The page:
The other teachers are extremely suspicious of Keating’s actions, but his ideas capture the imaginations of Neil and his friends. After learning that when Keating was a student he participated in an unsanctioned group calling themselves the Dead Poets Society, Neil restarts the club. As part of this club, the boys sneak off campus to a cave where they read poetry and verse, including their own compositions. Sounds pretty harmless, but following Keating’s encouragement to think for themselves and appreciate the deeper things that make life worth living also puts the young men at odds with the authority figures in their lives. And that leads to some tragic consequences that make the movie’s end as heartbreaking in some ways as it is inspiring in others.ENFJs, the Dead Poet Society, and the Power to Change the World | LikeAnAnchor.com

ENFP/ENFJ Differences

If you’re familiar with Myers-Briggs types, you might be thinking that Keating really does sound a lot like an ENFP. They are the type that champions for social change, pushes other people’s buttons, and does what they think is right regardless of what others think. That’s true, but ENFJs also want to improve society, make people think, and stay true to what they think is right. The underlying thought processes are just different.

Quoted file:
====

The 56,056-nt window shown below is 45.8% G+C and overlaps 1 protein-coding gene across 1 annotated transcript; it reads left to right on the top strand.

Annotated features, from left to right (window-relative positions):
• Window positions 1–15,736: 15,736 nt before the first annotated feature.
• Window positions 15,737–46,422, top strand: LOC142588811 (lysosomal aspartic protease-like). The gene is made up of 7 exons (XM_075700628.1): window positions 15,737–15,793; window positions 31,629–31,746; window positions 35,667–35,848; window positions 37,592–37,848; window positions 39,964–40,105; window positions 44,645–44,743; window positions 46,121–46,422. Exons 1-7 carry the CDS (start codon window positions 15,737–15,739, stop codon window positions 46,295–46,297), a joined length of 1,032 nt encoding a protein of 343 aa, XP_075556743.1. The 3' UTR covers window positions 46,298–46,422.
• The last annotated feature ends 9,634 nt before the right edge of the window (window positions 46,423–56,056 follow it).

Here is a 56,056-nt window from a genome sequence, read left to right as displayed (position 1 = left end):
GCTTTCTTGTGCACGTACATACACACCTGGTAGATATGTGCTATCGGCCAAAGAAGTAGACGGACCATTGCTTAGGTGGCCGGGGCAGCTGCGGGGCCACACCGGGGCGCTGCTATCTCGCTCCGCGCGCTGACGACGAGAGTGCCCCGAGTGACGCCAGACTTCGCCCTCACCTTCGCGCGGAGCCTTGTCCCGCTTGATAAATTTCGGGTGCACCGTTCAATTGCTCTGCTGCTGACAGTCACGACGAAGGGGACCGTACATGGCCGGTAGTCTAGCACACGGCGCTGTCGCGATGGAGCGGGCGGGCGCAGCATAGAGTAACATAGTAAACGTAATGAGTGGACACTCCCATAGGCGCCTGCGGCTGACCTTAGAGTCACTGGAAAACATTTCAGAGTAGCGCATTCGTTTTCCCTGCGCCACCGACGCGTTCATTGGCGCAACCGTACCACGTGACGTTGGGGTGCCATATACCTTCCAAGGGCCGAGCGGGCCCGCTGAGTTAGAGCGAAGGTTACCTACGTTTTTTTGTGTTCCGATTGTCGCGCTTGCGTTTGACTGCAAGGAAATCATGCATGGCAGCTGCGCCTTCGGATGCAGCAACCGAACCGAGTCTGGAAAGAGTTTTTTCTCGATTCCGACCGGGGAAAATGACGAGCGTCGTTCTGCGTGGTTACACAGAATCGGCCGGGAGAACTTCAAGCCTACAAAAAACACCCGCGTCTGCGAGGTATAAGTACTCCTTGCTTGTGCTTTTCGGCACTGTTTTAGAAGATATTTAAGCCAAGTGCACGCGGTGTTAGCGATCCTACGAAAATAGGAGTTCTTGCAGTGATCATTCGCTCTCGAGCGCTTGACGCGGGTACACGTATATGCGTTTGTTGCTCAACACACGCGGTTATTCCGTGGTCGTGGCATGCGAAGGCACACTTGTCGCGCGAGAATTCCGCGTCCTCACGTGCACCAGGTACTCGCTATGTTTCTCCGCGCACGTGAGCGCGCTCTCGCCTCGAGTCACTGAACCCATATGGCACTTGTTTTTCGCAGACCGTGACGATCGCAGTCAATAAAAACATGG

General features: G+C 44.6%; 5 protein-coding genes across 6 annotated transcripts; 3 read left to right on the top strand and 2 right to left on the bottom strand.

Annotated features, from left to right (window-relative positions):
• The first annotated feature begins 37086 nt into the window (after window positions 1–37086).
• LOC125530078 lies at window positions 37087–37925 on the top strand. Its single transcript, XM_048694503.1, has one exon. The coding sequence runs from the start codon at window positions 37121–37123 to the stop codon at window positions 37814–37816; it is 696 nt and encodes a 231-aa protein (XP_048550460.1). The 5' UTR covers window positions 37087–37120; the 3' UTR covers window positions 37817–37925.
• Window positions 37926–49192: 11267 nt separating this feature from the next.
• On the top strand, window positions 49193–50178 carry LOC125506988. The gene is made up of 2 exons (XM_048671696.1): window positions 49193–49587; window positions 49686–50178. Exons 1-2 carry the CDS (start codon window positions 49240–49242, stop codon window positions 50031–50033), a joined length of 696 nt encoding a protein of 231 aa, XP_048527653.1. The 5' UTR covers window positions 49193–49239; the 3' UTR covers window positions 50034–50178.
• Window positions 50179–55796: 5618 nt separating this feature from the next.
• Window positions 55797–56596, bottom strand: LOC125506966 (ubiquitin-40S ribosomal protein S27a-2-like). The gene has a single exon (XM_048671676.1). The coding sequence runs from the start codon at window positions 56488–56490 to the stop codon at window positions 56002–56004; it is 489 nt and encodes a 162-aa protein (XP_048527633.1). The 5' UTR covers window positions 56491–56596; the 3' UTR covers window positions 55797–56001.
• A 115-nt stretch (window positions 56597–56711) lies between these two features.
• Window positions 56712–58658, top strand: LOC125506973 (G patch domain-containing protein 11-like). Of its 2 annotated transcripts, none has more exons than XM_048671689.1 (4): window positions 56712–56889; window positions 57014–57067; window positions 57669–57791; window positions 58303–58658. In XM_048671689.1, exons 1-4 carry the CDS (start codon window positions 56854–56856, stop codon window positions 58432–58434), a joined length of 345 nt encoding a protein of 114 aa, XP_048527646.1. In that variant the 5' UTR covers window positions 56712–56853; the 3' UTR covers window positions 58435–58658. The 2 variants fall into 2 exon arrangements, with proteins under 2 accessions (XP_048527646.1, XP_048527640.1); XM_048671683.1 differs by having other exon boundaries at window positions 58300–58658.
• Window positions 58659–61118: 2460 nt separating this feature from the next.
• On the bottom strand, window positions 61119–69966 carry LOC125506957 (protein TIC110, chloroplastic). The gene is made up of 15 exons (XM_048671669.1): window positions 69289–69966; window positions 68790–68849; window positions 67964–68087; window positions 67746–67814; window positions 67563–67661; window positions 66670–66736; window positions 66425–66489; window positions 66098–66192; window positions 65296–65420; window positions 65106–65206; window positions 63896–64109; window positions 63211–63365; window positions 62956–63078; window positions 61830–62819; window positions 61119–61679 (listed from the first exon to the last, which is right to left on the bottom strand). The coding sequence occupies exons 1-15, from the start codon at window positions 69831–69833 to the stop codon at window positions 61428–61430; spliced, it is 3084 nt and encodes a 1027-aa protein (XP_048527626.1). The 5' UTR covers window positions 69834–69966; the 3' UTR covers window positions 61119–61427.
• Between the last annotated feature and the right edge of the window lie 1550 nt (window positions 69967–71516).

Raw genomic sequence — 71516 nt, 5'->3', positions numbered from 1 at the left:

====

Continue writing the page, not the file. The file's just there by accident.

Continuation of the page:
ENFPs lead with a mental process called Extroverted Intuition (Ne), a.k.a. “Exploration.” This is a perceiving/learning function focused on interacting with the world in real-time, trying out every possibility, and discovering patterns. This instinct is so strong that NFPs who can’t explore and seek novelty often sink into depression. This type supports their Ne process with co-pilot Introverted Feeling (Fi), or “Authenticity,” which checks-in with the inner self to make sure decisions lime-up with what personally feels right.

ENFJs have a different perspective. They lead with Extroverted Feeling (Fe), or “Harmony.” This is a judging/decision-making process that is focused on making sure everyone’s needs are met. It’s a very social, outward-focused function that is good at picking up on other peoples’ emotions. They support Fe with co-pilot Introverted Intuition (Ni), or “Perspectives.” This function is great at pattern recognition and seeing issues from multiple points of view.

Which type you go with for Keating depends on how you interpret his motivations. When you look at him just in the classroom, it’s easy to say that his focus is on pushing buttons, testing out novel teaching ideas, and encouraging students to do what feels right no matter what others think. That all sounds very much like an ENFP, as does his decision not to conform to the school’s culture.